Protasiewicz has support from numerous unions including the American Federation of Teachers, AFSCME, and the United Auto Workers. And she was recently endorsed by EMILY’s List, which backs pro-abortion rights Democratic women. This is the first time they’ve ever gotten involved in a judicial election.
“The rights and freedoms of millions of Wisconsinites hinge on a Wisconsin Supreme Court committed to reproductive freedom, democracy, and voting rights for all. Protasiewicz has been a champion for Wisconsinites for over 35 years, and we have full confidence in her dedication to fairly interpreting the law and standing up to extremism,” EMILY’s List President Laphonza Butler said in a statement announcing the endorsement.
They’re not the only deep-pocketed group that’s gotten involved.
Kelly is backed by a super PAC funded by billionaire rightwing mega donor Dick Uilhein, which has spent nearly $2 million in ads that tout Kelly’s deciding vote to end Evers’ stay-at-home order.
“Dan Kelly has a proven record of protecting our freedoms and cast the deciding vote to end the COVID lockdowns of our schools and businesses,” their ad says.
And an affiliate of the Susan B. Anthony List, the nation’s largest anti-abortion rights group, announced a six-figure spending campaign to boost Kelly on Tuesday.
“Lives will be saved or lost depending on the outcome of this election,”SBA Pro-Life America’s Director of State Public Affairs Kelsey Pritchard said in a statement announcing the effort, before warning that the court “is in danger of becoming a tool of the radical abortion lobby” if a liberal wins the race.
Regardless of which conservative comes through the all-candidate primary, the general election is expected to become the most expensive judicial election in Wisconsin history.
The contest for second place has grown tense in recent weeks. Kelly and his allies have accused Dorow of being an unreliable conservative with a thin track record, and he’s refused to say if he’ll endorse her if she finishes ahead of him in this race.
Kelly has a longer judicial track record and is getting more outside support, but Dorow has higher name recognition. She recently presided over the high-profile trial and subsequent life sentencing of a man who killed six and injured dozens of others when he drove into a Christmas parade in Waukesha in late 2021, a trial that drew national headlines and led the nightly local news for weeks.
That’s given her a platform to run as the tough-on-crime candidate—a potent issue, especially on the right. The Waukesha Christmas parade tragedy is just the latest high-profile, racially fraught case of violence in southeastern Wisconsin in recent years. When police shot and paralyzed Jacob Blake, a Black man, in nearby Kenosha during the summer of 2020, unrest and riots followed. Kyle Rittenhouse, a white right-wing teenager, killed two and wounded a third person during that unrest, but was found not guilty on all charges in late 2021.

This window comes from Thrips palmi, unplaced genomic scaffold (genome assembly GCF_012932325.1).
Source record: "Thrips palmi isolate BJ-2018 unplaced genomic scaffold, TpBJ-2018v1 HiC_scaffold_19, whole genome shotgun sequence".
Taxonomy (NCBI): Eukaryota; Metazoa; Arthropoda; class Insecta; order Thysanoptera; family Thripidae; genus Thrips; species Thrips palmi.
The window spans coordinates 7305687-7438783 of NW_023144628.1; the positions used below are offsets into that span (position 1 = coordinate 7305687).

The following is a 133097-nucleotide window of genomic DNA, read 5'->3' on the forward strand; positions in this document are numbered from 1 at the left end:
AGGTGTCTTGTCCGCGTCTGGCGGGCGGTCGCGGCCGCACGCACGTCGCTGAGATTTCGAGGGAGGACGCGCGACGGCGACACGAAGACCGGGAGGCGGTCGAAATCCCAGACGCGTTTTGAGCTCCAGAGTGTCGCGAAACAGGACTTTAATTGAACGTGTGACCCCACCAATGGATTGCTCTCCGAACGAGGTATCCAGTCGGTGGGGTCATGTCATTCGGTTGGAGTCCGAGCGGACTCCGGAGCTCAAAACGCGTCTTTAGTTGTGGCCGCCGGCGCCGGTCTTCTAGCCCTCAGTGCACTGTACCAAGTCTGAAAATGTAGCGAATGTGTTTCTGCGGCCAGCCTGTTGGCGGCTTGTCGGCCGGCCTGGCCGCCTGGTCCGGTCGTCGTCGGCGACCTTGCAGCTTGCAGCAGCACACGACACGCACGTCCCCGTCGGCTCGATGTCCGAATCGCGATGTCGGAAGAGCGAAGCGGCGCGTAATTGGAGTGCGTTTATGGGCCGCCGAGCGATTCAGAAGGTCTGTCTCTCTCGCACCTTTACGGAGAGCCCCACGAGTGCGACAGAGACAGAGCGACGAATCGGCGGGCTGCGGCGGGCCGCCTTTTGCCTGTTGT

Conservative outside groups have sought to make crime and safety the top issue of the race, and are on the air attacking Protasiewicz as soft on crime. She’s sought to neutralize the issue: Her latest ad claims Dorow “got rich defending predators for child sex crimes and pornography” while Kelly “defended child molestors posing as youth ministers.”
Conservatives are split over who would make the better general-election candidate, though many think Dorow would have a better shot at victory. Kelly is more explicitly conservative, lost his 2020 race by a double-digit margin, and struggled on the campaign trail in that race. Some, however, are concerned that Dorow’s past as a defense attorney and allegations that her son may be a drug dealer could hurt her campaign. Dorow’s and Kelly’s campaigns did not respond to requests for comment for this story.
Democrats seem to be more worried about facing Dorow: A liberal outside group is spending nearly $1 million on ads attacking her for her work as a defense lawyer.
Regardless of which conservative comes through the all-candidate primary, the general election is expected to become the most expensive judicial election in Wisconsin history. More than $5 million has already been spent or reserved by the candidates and outside groups. Strategists in both parties expect that total spending could well double the previous all-time spending record of $10 million that was set during Kelly’s losing 2020 race.
Both sides know what’s at stake.
“Our democracy is on the line,” Protasiewicz told VICE News.